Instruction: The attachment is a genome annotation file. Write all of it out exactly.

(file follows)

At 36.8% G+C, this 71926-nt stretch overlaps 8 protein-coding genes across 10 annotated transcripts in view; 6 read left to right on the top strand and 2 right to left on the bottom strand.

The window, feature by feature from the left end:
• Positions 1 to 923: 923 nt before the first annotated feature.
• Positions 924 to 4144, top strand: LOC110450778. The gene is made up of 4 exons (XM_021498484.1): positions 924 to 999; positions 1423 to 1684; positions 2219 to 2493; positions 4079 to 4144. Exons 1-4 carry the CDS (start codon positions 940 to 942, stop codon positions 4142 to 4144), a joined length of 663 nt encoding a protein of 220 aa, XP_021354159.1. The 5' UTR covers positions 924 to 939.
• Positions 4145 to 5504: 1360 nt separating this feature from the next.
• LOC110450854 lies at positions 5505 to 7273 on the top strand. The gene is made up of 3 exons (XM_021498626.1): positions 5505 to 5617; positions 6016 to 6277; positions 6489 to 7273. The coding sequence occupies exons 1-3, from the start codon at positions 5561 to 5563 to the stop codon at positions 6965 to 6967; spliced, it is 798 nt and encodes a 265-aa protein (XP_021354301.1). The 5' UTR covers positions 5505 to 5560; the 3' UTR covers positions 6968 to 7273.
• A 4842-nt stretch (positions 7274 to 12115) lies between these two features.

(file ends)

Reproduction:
At 36.8% G+C, this 71926-nt stretch overlaps 8 protein-coding genes across 10 annotated transcripts in view; 6 read left to right on the top strand and 2 right to left on the bottom strand.

The window, feature by feature from the left end:
• Positions 1 to 923: 923 nt before the first annotated feature.
• Positions 924 to 4144, top strand: LOC110450778. The gene is made up of 4 exons (XM_021498484.1): positions 924 to 999; positions 1423 to 1684; positions 2219 to 2493; positions 4079 to 4144. Exons 1-4 carry the CDS (start codon positions 940 to 942, stop codon positions 4142 to 4144), a joined length of 663 nt encoding a protein of 220 aa, XP_021354159.1. The 5' UTR covers positions 924 to 939.
• Positions 4145 to 5504: 1360 nt separating this feature from the next.
• LOC110450854 lies at positions 5505 to 7273 on the top strand. The gene is made up of 3 exons (XM_021498626.1): positions 5505 to 5617; positions 6016 to 6277; positions 6489 to 7273. The coding sequence occupies exons 1-3, from the start codon at positions 5561 to 5563 to the stop codon at positions 6965 to 6967; spliced, it is 798 nt and encodes a 265-aa protein (XP_021354301.1). The 5' UTR covers positions 5505 to 5560; the 3' UTR covers positions 6968 to 7273.
• A 4842-nt stretch (positions 7274 to 12115) lies between these two features.